Brown’s successor at The New Yorker, David Remnick, accepting his one Ellie for General Excellence after leaving the ceremony empty-handed last year, remarked, “I kind of forgot what you’re supposed to do.”

As for Condé Nast Portfolio editor in chief Joanne Lipman, she received perhaps the biggest endorsement of the night. After accepting the magazine’s award for best section, Advance Publications chairman S.I. Newhouse Jr. — who sat beside her throughout the ceremony — gave her a big hug as she returned to her seat.

At an after party at Porter House drawing top New Yorker and Portfolio staff, plus corporate brass, The New Yorker’s Ellie eventually ended up on the floor in a corner — it was, after all, its 47th. Lipman, group president David Carey and publisher William Li dined on sliders and seafood, Landmarc and Stone Rose being already full of other after parties and nonaffiliated drinkers. People staffers, including managing editor Larry Hackett, gathered at the front bar of the restaurant.

A few blocks north, Jim Nelson — who had partially dedicated his award to GQ’s longtime editor in chief, the late Art Cooper — corralled his staff to a private room at Bar Boulud to celebrate GQ’s win for General Excellence. The Ellie sat in a lit cubbyhole until the party broke up at 1 a.m., and the after-after party moved to the Emerald Inn. Upstairs at Bar Boulud, Gourmet toasted its win for photography, its third since 2004, and editor in chief Ruth Reichl had the Ellie as the centerpiece of the table. New York magazine celebrated its Ellie for Leisure Interests at The Spotted Pig, and the staff from National Geographic celebrated its relative sweep with Champagne and dumplings at Shun Lee. Their Ellies sat clustered in the middle of the table — until the food came.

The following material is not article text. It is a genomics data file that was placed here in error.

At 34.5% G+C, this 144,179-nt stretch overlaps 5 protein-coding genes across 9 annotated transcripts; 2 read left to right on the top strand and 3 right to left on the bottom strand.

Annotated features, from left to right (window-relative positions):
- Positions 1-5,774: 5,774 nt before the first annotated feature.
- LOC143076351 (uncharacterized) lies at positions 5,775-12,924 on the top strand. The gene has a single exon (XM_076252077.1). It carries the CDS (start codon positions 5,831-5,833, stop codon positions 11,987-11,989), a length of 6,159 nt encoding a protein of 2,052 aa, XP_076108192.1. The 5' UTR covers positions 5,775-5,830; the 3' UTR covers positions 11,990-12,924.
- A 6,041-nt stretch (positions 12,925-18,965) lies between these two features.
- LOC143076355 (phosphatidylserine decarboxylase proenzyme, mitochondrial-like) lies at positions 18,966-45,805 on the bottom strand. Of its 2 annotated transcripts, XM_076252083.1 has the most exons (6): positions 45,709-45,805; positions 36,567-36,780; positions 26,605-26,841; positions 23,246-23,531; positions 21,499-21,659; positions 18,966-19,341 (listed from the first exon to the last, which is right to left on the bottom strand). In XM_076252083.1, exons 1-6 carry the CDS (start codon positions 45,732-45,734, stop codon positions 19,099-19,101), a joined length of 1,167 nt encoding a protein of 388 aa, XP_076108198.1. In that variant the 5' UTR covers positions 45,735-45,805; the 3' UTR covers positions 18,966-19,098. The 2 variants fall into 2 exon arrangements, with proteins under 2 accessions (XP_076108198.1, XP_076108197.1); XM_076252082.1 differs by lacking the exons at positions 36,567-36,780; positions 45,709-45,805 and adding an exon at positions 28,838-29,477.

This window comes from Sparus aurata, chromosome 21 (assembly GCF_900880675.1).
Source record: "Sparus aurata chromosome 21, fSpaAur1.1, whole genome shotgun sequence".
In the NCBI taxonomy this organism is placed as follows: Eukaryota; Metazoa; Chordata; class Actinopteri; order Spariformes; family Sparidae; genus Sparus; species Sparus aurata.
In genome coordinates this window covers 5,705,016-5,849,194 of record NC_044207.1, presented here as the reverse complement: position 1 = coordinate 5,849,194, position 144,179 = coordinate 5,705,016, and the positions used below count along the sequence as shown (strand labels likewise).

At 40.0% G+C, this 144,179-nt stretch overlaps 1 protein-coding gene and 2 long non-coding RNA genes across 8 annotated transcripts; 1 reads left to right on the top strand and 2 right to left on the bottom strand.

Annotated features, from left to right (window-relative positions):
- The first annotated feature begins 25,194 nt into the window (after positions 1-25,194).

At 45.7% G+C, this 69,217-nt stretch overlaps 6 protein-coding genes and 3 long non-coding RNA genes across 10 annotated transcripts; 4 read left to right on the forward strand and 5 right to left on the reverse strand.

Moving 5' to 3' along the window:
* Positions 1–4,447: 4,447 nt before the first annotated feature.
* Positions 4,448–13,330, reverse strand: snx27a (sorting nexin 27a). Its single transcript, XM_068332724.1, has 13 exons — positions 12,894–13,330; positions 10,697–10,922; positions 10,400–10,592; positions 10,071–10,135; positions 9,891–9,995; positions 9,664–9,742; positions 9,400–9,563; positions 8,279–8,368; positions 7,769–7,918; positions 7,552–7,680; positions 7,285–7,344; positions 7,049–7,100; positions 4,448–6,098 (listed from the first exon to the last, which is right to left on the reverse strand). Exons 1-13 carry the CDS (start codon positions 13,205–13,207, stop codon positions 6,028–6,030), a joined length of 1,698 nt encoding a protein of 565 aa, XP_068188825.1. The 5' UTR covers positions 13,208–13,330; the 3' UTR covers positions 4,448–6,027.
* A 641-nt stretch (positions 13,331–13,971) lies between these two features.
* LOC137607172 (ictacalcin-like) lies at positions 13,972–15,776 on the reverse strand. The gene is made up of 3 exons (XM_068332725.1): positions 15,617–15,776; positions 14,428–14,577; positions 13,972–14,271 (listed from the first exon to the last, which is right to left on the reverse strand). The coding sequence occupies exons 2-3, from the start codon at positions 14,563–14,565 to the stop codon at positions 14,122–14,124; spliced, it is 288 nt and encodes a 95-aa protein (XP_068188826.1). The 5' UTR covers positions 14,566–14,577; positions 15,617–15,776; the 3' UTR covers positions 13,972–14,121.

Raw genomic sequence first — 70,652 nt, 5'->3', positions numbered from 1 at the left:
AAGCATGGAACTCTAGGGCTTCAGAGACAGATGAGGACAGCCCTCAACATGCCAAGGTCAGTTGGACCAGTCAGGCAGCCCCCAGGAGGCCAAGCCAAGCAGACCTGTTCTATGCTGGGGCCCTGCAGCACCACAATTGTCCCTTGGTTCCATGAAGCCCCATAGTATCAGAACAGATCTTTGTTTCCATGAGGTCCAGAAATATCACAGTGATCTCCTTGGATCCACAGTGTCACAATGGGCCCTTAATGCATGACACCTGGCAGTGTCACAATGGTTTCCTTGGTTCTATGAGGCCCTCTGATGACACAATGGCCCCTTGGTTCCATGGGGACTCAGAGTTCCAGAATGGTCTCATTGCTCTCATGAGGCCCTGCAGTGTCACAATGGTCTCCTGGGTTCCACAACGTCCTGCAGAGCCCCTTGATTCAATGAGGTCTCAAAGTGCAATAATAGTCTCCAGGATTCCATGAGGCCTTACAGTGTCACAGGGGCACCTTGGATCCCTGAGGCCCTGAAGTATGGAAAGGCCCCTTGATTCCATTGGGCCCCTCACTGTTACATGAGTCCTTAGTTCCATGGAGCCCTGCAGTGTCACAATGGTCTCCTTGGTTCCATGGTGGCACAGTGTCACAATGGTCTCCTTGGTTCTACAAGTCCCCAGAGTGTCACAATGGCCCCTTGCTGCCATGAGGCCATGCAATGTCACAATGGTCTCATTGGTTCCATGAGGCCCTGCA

— S.D.S., Irin Carmon and Amy Wicks

LOVELY KITTY: The fashion world’s love of Hello Kitty shows no signs of abating — especially in the feline’s home country of Japan. To wit, Vogue Nippon has dedicated seven pages of its June issue to the queen of cute. (Vogue Nippon, like WWD, is published by Condé Nast Publications.) The issue features sketches of the cartoon cat wearing no fewer than 55 looks from Dior’s fall-winter collection, two of which were developed into limited edition figurines available at Colette come July. Those who can’t make it to Paris will have to settle for the commemorative charm pasted into each copy of the magazine. Elsewhere in the issue, Hello Kitty (or rather an individual wearing a suit bearing her likeness) frolics through the Dior store in Paris and takes in the Eiffel Tower. There are also tons of photos of celebs clutching or wearing the Sanrio character in some form, including Cameron Diaz, Carine Roitfeld, Ashley Judd and Paris Hilton. A portrait of John Galliano kissing a plush version of his new muse kicks off the spread entitled “Bonjour! Kitty.”

— Amanda Kaiser

FRIENDS, INDEED: Eva Mendes and Steven Meisel have been hanging out a lot lately. Meisel recently shot the actress for Calvin Klein’s fragrance and underwear campaigns, which will make their debuts in fall fashion magazines as well as the May cover of Italian Vogue at a private home in the Pacific Palisades. The May issue hit newsstands on Friday. — A.W.